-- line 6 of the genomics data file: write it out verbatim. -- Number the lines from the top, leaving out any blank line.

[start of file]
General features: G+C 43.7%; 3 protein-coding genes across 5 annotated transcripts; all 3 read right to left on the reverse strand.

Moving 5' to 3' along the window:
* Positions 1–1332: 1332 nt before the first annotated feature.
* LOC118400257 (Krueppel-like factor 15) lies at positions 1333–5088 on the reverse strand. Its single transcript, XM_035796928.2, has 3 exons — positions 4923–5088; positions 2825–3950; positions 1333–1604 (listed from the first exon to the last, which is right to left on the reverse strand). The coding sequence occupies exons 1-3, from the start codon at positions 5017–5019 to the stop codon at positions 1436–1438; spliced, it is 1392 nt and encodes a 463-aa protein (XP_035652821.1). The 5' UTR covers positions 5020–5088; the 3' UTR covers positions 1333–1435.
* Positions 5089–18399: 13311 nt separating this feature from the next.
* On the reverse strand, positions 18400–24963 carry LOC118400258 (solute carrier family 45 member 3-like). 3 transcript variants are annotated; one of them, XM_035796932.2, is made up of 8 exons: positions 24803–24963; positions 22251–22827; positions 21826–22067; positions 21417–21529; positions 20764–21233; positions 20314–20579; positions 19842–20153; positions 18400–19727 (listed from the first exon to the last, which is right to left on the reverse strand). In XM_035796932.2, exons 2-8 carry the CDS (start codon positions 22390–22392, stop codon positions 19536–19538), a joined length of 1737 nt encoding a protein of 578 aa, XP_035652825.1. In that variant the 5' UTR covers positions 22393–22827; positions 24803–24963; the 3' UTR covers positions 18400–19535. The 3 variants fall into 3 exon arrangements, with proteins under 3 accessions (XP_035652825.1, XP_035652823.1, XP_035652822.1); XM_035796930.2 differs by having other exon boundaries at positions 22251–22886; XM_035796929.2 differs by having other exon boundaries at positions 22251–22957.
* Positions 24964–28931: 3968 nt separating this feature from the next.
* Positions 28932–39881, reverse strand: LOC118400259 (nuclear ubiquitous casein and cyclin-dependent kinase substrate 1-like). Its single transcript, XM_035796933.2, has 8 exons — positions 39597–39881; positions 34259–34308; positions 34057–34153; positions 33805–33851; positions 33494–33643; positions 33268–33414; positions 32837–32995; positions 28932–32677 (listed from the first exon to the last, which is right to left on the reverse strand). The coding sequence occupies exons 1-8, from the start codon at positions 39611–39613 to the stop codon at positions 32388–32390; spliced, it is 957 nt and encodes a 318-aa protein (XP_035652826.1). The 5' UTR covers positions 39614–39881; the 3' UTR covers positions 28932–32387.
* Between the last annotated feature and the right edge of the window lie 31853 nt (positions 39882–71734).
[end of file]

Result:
* On the reverse strand, positions 18400–24963 carry LOC118400258 (solute carrier family 45 member 3-like). 3 transcript variants are annotated; one of them, XM_035796932.2, is made up of 8 exons: positions 24803–24963; positions 22251–22827; positions 21826–22067; positions 21417–21529; positions 20764–21233; positions 20314–20579; positions 19842–20153; positions 18400–19727 (listed from the first exon to the last, which is right to left on the reverse strand). In XM_035796932.2, exons 2-8 carry the CDS (start codon positions 22390–22392, stop codon positions 19536–19538), a joined length of 1737 nt encoding a protein of 578 aa, XP_035652825.1. In that variant the 5' UTR covers positions 22393–22827; positions 24803–24963; the 3' UTR covers positions 18400–19535. The 3 variants fall into 3 exon arrangements, with proteins under 3 accessions (XP_035652825.1, XP_035652823.1, XP_035652822.1); XM_035796930.2 differs by having other exon boundaries at positions 22251–22886; XM_035796929.2 differs by having other exon boundaries at positions 22251–22957.